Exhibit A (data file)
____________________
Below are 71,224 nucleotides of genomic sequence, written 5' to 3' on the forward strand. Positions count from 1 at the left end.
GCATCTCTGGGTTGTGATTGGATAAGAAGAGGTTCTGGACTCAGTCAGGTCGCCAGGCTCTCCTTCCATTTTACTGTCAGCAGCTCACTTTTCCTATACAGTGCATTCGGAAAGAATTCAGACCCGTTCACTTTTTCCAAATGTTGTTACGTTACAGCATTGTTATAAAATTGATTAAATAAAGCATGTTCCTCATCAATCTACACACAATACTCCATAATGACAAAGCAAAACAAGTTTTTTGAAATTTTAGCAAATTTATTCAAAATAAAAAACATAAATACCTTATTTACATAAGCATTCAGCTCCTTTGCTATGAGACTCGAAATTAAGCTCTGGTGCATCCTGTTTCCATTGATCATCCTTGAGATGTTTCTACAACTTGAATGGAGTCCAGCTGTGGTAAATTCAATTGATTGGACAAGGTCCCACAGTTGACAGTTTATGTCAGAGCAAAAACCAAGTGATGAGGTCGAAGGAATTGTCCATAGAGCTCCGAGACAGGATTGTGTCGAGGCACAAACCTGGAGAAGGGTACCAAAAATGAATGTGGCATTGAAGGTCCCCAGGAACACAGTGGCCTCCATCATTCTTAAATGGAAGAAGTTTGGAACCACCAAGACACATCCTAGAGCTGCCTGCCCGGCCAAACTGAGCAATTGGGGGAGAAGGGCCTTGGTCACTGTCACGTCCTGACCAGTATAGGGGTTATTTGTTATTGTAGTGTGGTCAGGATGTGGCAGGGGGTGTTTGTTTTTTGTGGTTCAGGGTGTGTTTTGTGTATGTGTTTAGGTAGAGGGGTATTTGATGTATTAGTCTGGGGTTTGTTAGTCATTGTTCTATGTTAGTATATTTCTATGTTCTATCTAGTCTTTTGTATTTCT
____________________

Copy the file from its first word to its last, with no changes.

Below are 71,224 nucleotides of genomic sequence, written 5' to 3' on the forward strand. Positions count from 1 at the left end.
GCATCTCTGGGTTGTGATTGGATAAGAAGAGGTTCTGGACTCAGTCAGGTCGCCAGGCTCTCCTTCCATTTTACTGTCAGCAGCTCACTTTTCCTATACAGTGCATTCGGAAAGAATTCAGACCCGTTCACTTTTTCCAAATGTTGTTACGTTACAGCATTGTTATAAAATTGATTAAATAAAGCATGTTCCTCATCAATCTACACACAATACTCCATAATGACAAAGCAAAACAAGTTTTTTGAAATTTTAGCAAATTTATTCAAAATAAAAAACATAAATACCTTATTTACATAAGCATTCAGCTCCTTTGCTATGAGACTCGAAATTAAGCTCTGGTGCATCCTGTTTCCATTGATCATCCTTGAGATGTTTCTACAACTTGAATGGAGTCCAGCTGTGGTAAATTCAATTGATTGGACAAGGTCCCACAGTTGACAGTTTATGTCAGAGCAAAAACCAAGTGATGAGGTCGAAGGAATTGTCCATAGAGCTCCGAGACAGGATTGTGTCGAGGCACAAACCTGGAGAAGGGTACCAAAAATGAATGTGGCATTGAAGGTCCCCAGGAACACAGTGGCCTCCATCATTCTTAAATGGAAGAAGTTTGGAACCACCAAGACACATCCTAGAGCTGCCTGCCCGGCCAAACTGAGCAATTGGGGGAGAAGGGCCTTGGTCACTGTCACGTCCTGACCAGTATAGGGGTTATTTGTTATTGTAGTGTGGTCAGGATGTGGCAGGGGGTGTTTGTTTTTTGTGGTTCAGGGTGTGTTTTGTGTATGTGTTTAGGTAGAGGGGTATTTGATGTATTAGTCTGGGGTTTGTTAGTCATTGTTCTATGTTAGTATATTTCTATGTTCTATCTAGTCTTTTGTATTTCT